UPDATE: Regrettably, this event is canceled for now.
Join Esther Pearl Watson at Skylight Books in Los Angeles this Wednesday at 7:30 PM for a signing and what is sure to be a hilarious and delightful discussion with "an awesome slideshow of inspiration, sketches and behind-the-scenes craziness" for Unlovable Vols. 1 & 2. More info here.
In preparation for the sale we scoured our warehouse and discovered two classic old issues from deep in the past which were previously thought out of print: The landmark #38 from 1978, named a Top Ten Issue of TCJ by Love & Maggie and a personal favorite of Kim Thompson's, features coverage of DC Comics' cover-price increase, Gary Groth's historic interview with Gil Kane, reviews of Close Encounters of the Third Kind and Allegro Non Troppo, the first ever "Blood and Thunder" letters column, and much more! And the jam-packed #139 from 1990 includes Peter Bagge interviewing Aline Kominsky-Crumb, part 2 of an Alan Moore interview, Jim Woodring's post-mortem on Weirdo, reporting on the Florida retailer obscenity bust, a Lloyd Dangle sketchbook and more. That's just a tiny sample of the kinds of great features that await you in the pages of this award-winning, critically-lauded magazine.
This sale lasts for a VERY limited time and who knows when we'll repeat it (it's been over 3 years since our last TCJ sale) so don't hesitate to load up on the world's best magazine about comics! It's all over at the end of the day next Friday, May 14, 2010.
• Review: "Is your brain drained? Is your soul cold? Does your ticker need a snicker? Then arrange your face with a grin in place. Read The Culture Corner by Basil Wolverton. Fantagraphics has just published this comprehensive collection of a rare and genuinely silly strip by a great cartoonist. ... The collection will crack you up, especially if you enjoy goofy phrases. Wolverton was a master of the craft.... It’s a must-have for any fan of cartooning." – Beth Davies-Stofka, Super I.T.C.H.
• Review: "If someone tries to tell you Fletcher Hanks was a genius, don’t believe them. If someone tries to tell you Fletcher Hanks was an important figure in the development of superhero comics, don’t believe them. But if someone tries to tell you Fletcher Hanks was one strange, f-ed up bastard who created some of the weirdest, creepiest, and (entirely by accident) most revealing comics of the Golden Era, that you can take to the bank." – Steve Hockensmith (author of Pride and Prejudice and Zombies), Comic Book Galaxy
Anders Nilsen is part of a group art show at Home Gallery in Chicago, opening this Saturday May 8, 2010 at 6 PM, with a closing brunch on Sunday May 30, 2010, at noon. More info and show previews here.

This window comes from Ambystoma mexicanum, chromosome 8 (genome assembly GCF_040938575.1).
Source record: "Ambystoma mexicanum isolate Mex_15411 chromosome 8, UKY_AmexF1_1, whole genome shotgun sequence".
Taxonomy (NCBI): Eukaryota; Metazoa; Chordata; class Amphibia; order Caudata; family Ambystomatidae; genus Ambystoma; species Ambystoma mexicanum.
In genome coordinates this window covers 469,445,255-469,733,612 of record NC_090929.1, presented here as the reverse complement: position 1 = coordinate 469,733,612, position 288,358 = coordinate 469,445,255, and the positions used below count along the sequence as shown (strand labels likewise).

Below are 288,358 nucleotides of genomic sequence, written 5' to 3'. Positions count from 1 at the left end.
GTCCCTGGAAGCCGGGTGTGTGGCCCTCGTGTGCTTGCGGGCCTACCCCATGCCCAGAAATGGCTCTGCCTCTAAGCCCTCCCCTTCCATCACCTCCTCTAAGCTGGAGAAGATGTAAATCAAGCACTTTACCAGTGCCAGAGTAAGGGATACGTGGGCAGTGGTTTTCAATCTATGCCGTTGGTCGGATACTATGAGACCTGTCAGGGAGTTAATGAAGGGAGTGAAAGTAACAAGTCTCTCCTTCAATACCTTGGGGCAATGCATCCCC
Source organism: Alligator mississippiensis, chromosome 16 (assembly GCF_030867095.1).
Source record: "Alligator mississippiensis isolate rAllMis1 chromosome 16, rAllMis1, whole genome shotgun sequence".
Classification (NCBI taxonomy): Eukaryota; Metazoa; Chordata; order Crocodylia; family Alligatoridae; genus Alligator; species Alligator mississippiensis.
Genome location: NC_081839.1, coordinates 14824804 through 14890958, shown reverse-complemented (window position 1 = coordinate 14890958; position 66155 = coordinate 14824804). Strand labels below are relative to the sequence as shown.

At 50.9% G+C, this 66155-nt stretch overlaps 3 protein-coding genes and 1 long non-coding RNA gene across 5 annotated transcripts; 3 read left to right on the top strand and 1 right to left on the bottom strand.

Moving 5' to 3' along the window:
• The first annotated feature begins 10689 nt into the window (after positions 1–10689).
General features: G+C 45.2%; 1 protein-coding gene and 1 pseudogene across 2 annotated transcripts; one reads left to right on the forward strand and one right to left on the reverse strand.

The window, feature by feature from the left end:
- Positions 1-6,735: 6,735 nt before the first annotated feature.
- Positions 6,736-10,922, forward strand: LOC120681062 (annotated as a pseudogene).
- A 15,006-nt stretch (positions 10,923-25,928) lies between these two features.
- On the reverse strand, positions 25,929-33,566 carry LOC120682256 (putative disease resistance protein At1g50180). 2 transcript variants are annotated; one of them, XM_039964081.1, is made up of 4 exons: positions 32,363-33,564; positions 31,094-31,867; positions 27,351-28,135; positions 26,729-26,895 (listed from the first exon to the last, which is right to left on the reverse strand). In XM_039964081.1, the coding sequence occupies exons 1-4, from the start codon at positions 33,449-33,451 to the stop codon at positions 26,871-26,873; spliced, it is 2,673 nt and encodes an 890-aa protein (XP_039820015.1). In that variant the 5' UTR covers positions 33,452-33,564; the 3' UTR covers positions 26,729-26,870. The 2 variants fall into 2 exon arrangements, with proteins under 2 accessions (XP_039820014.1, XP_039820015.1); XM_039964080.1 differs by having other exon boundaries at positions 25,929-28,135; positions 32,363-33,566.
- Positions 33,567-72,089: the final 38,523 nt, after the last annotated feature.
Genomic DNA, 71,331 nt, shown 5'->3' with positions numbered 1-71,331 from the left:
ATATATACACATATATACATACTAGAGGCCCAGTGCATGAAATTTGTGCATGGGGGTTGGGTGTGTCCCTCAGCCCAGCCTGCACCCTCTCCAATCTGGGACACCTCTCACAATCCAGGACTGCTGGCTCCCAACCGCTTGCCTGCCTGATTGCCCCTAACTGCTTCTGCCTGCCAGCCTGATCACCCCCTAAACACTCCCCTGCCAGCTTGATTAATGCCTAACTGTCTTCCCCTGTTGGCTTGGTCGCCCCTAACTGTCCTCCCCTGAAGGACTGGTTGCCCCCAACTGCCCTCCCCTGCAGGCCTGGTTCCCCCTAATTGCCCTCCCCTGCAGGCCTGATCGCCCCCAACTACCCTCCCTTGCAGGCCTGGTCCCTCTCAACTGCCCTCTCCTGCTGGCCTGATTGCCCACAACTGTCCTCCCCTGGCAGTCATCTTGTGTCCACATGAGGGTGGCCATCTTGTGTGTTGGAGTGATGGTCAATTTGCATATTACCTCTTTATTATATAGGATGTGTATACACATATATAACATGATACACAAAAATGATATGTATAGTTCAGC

• Guide: At Time's Techland blog, Douglas Wolk tells you "Where to Start with Love and Rockets": "Fantagraphics actually has a guide to navigating the various overlapping reprints of the three Love and Rockets series (and assorted associated projects) to date, since everything's been repackaged and reformatted so many times. That's useful if you want to read everything in chronological order – but I'd actually suggest that you don't."
• Review: "The solid blacks and blocky grotesquerie of The Lagoon strongly recall Charles Burns’ Black Hole, a story in which adulthood is equated with monstrosity. In The Lagoon, too, sexual maturity and horror are linked. But that link is mediated by a third term — a metaphor, a song." – Noah Berlatsky, The Hooded Utilitarian (reprinted from the Chicago Reader)
• Review: "The mind of Tony Millionaire is a funny, wacky and kinda disturbing place, but man do I love it! ... Billy Hazelnuts and the Crazy Bird is an incredible book for all ages. There is nothing else like it being published today and I think that is why it’s so special! In a time when comic fans are counting every penny and scrutinizing every purchase, rest assured this book is worth every penny." – Secret Identity
160-page black & white/color 9" x 12" softcover • $24.99 ISBN: 978-1-60699-316-3
Comics Comics' Joe McCulloch describes it thusly: "This is a new Fantagraphics softcover collecting the earliest Krazy Kat Sunday pages, thus looping this most venerable Golden Age of Reprints project around to material Eclipse covered one year at a time back in the late ’80s (the Fanta effort began with 1925, where Eclipse left off). I think this one should include three of the ’80s volumes, thus topping out at 160 pages, with the original supplements preserved, but also updated annotations and a new Chris Ware design." Douglas Wolk at Comics Alliance: "In which Fantagraphics' splendid Krazy Kat Sunday strip reprint program loops back around to the beginning of the series' run, previously reprinted by Eclipse/Turtle Island about twenty years ago. This edition also features a brief portfolio of some of the appearances of a little black cat in George Herriman's pre-Krazy comic strips, and a few other curiosities from the early days of the strip." Tom Spurgeon, The Comics Reporter: "Still the greatest comic. The design on this is like it's the ninja issue of the series." Cyriaque Lamar of io9 takes note: "the classic cat-and-mouse series gets the paperback treatment."
Our customary PDF excerpt and video/photo slideshow is available at the link above. Your local shop can confirm availability.
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